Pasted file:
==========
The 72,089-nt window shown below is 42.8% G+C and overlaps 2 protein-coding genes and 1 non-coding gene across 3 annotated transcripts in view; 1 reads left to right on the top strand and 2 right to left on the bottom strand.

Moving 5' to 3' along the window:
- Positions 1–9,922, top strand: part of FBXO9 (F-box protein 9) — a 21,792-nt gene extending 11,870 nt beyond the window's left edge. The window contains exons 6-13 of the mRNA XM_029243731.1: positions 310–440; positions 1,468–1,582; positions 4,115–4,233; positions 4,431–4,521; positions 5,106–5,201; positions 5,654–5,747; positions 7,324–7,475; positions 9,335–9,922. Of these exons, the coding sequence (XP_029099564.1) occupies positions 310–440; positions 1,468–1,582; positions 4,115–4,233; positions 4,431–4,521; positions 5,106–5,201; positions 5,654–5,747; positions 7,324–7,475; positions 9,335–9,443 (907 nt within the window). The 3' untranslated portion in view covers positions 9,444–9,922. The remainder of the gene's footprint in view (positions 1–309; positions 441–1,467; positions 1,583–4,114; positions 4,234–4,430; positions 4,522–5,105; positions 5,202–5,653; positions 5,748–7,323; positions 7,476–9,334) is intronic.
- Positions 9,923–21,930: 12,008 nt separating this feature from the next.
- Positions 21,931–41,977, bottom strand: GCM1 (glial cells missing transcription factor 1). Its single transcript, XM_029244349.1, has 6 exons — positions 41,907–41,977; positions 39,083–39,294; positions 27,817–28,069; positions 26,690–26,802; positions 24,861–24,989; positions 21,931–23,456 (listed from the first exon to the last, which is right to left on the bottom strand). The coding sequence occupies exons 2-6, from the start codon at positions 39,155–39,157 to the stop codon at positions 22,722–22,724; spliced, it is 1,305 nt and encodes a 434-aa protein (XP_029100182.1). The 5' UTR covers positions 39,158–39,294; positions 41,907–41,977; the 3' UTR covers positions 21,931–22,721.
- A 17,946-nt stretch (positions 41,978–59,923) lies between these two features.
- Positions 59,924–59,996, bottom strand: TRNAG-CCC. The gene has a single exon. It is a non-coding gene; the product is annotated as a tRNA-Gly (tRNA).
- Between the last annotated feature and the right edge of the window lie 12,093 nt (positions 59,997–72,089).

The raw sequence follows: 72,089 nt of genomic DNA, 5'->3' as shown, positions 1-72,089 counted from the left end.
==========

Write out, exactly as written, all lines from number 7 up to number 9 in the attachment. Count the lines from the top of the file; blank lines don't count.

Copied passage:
- Positions 59,924–59,996, bottom strand: TRNAG-CCC. The gene has a single exon. It is a non-coding gene; the product is annotated as a tRNA-Gly (tRNA).
- Between the last annotated feature and the right edge of the window lie 12,093 nt (positions 59,997–72,089).

The raw sequence follows: 72,089 nt of genomic DNA, 5'->3' as shown, positions 1-72,089 counted from the left end.